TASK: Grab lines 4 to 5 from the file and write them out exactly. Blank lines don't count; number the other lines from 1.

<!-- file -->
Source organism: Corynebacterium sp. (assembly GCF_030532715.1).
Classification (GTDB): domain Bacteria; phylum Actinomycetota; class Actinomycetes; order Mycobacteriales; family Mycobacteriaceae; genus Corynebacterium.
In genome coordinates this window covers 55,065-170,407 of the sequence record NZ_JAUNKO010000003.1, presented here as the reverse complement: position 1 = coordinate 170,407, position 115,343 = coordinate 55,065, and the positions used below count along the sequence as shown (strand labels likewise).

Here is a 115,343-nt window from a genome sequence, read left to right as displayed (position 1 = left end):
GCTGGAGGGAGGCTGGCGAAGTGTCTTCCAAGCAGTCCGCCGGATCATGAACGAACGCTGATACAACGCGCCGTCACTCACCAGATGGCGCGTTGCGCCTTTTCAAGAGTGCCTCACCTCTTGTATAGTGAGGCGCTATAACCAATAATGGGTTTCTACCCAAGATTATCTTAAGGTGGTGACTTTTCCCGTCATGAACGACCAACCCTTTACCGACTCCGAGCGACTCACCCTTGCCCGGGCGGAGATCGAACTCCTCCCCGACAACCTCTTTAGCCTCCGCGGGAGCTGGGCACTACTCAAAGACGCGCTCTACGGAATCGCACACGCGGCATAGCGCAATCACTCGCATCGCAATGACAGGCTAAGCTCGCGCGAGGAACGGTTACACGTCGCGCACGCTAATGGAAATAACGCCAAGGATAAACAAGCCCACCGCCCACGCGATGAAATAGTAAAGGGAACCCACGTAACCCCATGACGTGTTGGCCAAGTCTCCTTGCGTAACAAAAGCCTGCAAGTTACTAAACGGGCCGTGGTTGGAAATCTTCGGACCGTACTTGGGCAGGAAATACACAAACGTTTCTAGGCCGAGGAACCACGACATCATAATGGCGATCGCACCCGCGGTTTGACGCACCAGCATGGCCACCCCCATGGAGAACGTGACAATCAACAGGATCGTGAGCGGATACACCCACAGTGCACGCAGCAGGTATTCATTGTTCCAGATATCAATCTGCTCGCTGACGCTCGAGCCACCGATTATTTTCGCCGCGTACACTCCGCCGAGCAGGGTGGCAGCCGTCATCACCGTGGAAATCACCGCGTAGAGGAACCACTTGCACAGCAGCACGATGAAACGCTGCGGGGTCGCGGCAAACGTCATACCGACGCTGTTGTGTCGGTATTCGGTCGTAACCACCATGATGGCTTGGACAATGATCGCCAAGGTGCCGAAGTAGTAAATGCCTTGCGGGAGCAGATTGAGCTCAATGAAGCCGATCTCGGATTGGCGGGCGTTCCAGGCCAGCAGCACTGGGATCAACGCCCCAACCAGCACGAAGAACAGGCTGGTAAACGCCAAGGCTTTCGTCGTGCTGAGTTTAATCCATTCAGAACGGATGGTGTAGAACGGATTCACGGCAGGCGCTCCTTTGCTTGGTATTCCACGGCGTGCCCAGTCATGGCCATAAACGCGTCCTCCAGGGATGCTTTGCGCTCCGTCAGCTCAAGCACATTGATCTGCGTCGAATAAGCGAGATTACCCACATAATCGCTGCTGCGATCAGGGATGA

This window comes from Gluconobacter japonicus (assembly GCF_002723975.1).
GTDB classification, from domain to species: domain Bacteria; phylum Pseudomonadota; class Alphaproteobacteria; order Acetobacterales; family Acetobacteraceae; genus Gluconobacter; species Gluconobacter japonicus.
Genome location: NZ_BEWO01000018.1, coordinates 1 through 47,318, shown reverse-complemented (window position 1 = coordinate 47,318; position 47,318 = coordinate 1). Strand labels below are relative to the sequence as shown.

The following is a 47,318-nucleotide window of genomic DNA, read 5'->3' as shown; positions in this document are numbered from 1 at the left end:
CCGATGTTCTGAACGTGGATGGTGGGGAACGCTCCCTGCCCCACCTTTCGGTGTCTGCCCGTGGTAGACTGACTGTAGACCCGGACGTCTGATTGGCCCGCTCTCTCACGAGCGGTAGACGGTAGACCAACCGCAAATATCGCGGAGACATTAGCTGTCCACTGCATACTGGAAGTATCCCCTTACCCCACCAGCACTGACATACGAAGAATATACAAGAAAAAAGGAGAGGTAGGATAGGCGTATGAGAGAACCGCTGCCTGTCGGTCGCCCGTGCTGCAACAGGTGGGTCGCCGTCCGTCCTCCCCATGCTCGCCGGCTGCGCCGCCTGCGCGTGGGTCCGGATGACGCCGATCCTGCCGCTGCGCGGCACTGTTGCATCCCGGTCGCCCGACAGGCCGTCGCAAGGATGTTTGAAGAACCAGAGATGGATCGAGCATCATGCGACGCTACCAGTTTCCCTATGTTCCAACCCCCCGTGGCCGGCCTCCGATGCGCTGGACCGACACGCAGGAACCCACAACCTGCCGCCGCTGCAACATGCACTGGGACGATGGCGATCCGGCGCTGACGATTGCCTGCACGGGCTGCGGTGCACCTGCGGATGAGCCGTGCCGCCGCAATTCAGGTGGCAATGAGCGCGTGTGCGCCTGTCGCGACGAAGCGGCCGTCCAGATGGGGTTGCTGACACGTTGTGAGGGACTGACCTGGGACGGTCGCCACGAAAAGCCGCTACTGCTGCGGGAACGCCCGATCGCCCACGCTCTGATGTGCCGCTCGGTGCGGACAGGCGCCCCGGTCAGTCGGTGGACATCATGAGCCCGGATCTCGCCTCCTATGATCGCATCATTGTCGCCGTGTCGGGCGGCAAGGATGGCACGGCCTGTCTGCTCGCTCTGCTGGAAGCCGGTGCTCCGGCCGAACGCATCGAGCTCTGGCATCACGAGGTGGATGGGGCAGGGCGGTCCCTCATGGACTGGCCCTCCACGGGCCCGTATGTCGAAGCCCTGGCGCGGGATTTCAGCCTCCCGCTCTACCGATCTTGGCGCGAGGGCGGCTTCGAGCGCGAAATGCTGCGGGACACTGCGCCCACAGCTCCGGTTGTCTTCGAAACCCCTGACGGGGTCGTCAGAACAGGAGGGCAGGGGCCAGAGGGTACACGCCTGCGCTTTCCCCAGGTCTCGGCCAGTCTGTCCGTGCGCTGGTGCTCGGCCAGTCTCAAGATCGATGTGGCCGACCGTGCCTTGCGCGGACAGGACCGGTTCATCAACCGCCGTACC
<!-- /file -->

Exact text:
Here is a 115,343-nt window from a genome sequence, read left to right as displayed (position 1 = left end):
GCTGGAGGGAGGCTGGCGAAGTGTCTTCCAAGCAGTCCGCCGGATCATGAACGAACGCTGATACAACGCGCCGTCACTCACCAGATGGCGCGTTGCGCCTTTTCAAGAGTGCCTCACCTCTTGTATAGTGAGGCGCTATAACCAATAATGGGTTTCTACCCAAGATTATCTTAAGGTGGTGACTTTTCCCGTCATGAACGACCAACCCTTTACCGACTCCGAGCGACTCACCCTTGCCCGGGCGGAGATCGAACTCCTCCCCGACAACCTCTTTAGCCTCCGCGGGAGCTGGGCACTACTCAAAGACGCGCTCTACGGAATCGCACACGCGGCATAGCGCAATCACTCGCATCGCAATGACAGGCTAAGCTCGCGCGAGGAACGGTTACACGTCGCGCACGCTAATGGAAATAACGCCAAGGATAAACAAGCCCACCGCCCACGCGATGAAATAGTAAAGGGAACCCACGTAACCCCATGACGTGTTGGCCAAGTCTCCTTGCGTAACAAAAGCCTGCAAGTTACTAAACGGGCCGTGGTTGGAAATCTTCGGACCGTACTTGGGCAGGAAATACACAAACGTTTCTAGGCCGAGGAACCACGACATCATAATGGCGATCGCACCCGCGGTTTGACGCACCAGCATGGCCACCCCCATGGAGAACGTGACAATCAACAGGATCGTGAGCGGATACACCCACAGTGCACGCAGCAGGTATTCATTGTTCCAGATATCAATCTGCTCGCTGACGCTCGAGCCACCGATTATTTTCGCCGCGTACACTCCGCCGAGCAGGGTGGCAGCCGTCATCACCGTGGAAATCACCGCGTAGAGGAACCACTTGCACAGCAGCACGATGAAACGCTGCGGGGTCGCGGCAAACGTCATACCGACGCTGTTGTGTCGGTATTCGGTCGTAACCACCATGATGGCTTGGACAATGATCGCCAAGGTGCCGAAGTAGTAAATGCCTTGCGGGAGCAGATTGAGCTCAATGAAGCCGATCTCGGATTGGCGGGCGTTCCAGGCCAGCAGCACTGGGATCAACGCCCCAACCAGCACGAAGAACAGGCTGGTAAACGCCAAGGCTTTCGTCGTGCTGAGTTTAATCCATTCAGAACGGATGGTGTAGAACGGATTCACGGCAGGCGCTCCTTTGCTTGGTATTCCACGGCGTGCCCAGTCATGGCCATAAACGCGTCCTCCAGGGATGCTTTGCGCTCCGTCAGCTCAAGCACATTGATCTGCGTCGAATAAGCGAGATTACCCACATAATCGCTGCTGCGATCAGGGATGA